Rainbow Serpent, 1973. Adelaide Festival Centre Collection. Given to the Adelaide Festival Centre Trust by the artist. On display, Adelaide Festival Centre, South Australia.
JUST as Ned Kelly was ready to be hanged in Melbourne Gaol on November 11, 1880, his last words were: ‘‘ Ah well, I suppose it has come to this.’’ Kelly’s life and manner of death have made the bushranger Australia’s most celebrated folk hero. But that legend was given a good boost by a series of paintings by one of this country’s best known artists, Sidney Nolan.
Throughout his life, Nolan (1917-92) interpreted many legends, such as Kelly and Gallipoli, but one of his largest series of works was inspired by the Aboriginal Dreamtime mythology of the rainbow serpent.
Rainbow Serpent, which is part of the Adelaide Festival Centre collection, consists of 324 individual paintings, framed into 54 panels and arranged into two mosaic grids, that are displayed on each side of the Festival Theatre’s grand staircase.
When you visit the theatre it is easy to overlook the work, despite its size, as people rush to get to their seats. You need to take time to examine the work from afar, ideally when no one is around to block your view. From a distance, what you’ll see is a wave of colour and light, representing the serpent slithering its way across the foyer on either side of the staircase.
Rainbow Serpent is site specific and was one of the first commissioned works for the Festival Theatre in the early 1970s. However, even though it was commissioned, Nolan enthusiasm for the arts in Adelaide. The work has been on display in the theatre foyer for more than 30 years.
About six years ago damage from years of exposure and heat was discovered, and the work was subsequently restored by replacing the old pulpboard backing with new acid-free backing paper. During the facelift, the restoration team discovered that Nolan had used a technique of colouring the background with crayon, covering it with ink and gouache, then scraping off the ink to create an image, according to the Adelaide Festival Centre’s visual arts curator, Charissa Davies.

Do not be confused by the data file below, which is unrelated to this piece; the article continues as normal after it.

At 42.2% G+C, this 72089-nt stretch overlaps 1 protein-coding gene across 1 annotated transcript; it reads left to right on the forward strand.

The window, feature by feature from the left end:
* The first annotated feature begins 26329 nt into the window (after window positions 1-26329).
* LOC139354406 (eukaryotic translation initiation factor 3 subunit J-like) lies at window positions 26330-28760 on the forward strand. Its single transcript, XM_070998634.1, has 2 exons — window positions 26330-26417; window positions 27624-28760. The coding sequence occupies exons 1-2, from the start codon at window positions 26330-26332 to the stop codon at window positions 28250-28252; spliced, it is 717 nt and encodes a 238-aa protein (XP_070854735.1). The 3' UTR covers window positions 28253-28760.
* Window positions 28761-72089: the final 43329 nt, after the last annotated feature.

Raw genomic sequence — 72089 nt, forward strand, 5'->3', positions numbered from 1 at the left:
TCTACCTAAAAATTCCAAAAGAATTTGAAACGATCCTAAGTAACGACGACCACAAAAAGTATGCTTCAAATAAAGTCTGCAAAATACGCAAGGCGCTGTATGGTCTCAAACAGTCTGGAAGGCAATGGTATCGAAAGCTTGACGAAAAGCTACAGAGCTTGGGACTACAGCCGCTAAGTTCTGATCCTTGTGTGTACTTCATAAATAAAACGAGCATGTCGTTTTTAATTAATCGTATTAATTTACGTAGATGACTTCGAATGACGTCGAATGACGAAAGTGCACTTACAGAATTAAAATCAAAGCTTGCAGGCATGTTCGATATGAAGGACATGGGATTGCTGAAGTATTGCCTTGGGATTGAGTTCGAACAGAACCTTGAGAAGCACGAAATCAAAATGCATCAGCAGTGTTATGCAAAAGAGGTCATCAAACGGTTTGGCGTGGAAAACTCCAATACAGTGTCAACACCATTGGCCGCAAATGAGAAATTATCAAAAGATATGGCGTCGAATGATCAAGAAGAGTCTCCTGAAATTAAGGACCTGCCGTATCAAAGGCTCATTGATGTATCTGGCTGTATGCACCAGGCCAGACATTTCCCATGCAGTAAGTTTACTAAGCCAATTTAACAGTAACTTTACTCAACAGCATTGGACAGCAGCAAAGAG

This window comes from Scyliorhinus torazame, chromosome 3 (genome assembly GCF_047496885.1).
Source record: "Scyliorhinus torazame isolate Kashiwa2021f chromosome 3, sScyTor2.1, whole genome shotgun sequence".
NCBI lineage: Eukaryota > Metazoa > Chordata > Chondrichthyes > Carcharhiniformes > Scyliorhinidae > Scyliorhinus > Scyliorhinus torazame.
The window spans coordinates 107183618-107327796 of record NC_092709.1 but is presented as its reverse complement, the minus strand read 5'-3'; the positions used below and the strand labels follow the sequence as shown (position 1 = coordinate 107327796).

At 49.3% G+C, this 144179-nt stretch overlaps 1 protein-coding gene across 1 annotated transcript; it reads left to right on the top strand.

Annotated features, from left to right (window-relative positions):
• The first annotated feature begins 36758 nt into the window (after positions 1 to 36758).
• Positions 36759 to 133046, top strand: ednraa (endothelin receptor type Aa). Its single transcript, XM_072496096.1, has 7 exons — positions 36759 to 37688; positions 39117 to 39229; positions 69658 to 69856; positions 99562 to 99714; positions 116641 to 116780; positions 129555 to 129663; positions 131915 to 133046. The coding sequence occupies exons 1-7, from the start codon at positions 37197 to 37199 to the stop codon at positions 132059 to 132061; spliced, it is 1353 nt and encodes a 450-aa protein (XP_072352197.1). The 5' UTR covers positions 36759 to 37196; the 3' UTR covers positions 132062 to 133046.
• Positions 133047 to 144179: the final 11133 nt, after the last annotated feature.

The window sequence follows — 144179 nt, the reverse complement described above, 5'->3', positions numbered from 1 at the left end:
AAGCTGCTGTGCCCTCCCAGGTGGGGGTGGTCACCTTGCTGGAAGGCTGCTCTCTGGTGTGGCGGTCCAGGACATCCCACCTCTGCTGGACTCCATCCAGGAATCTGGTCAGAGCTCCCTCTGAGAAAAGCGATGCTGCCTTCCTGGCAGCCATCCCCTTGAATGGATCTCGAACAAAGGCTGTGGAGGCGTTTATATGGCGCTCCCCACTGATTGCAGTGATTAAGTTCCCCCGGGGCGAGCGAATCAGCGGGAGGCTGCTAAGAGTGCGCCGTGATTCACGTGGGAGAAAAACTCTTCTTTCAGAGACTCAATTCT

The restoration also uncovered another surprise. On the back of the work was a note indicating that Nolan intended to name the work Little Snake. There is still debate over what the correct title should be. of the central Australian desert in 1967 after years of drought, says Davies. ‘‘ The miracle of long-dormant seeds propagating and the mosaic of growth inspired this colourful series, a contrast to earlier works representing the arid interior,’’ she says.
‘‘ For me, Rainbow Serpent brings back childhood memories of layered crayon drawings in which you would scrap back the top layers to reveal the colours underneath. It’s a very simple technique but highly effective in creating such a powerful work.
‘‘ Nolan obviously believed very strongly in the importance of Adelaide having the Festival Centre and it is wonderful to have such a large-scale work of his welcoming visitors. It may not be to the scale of Hobart’s incredible Museum of Old and New Art installation Snake, a similar but larger work, but it still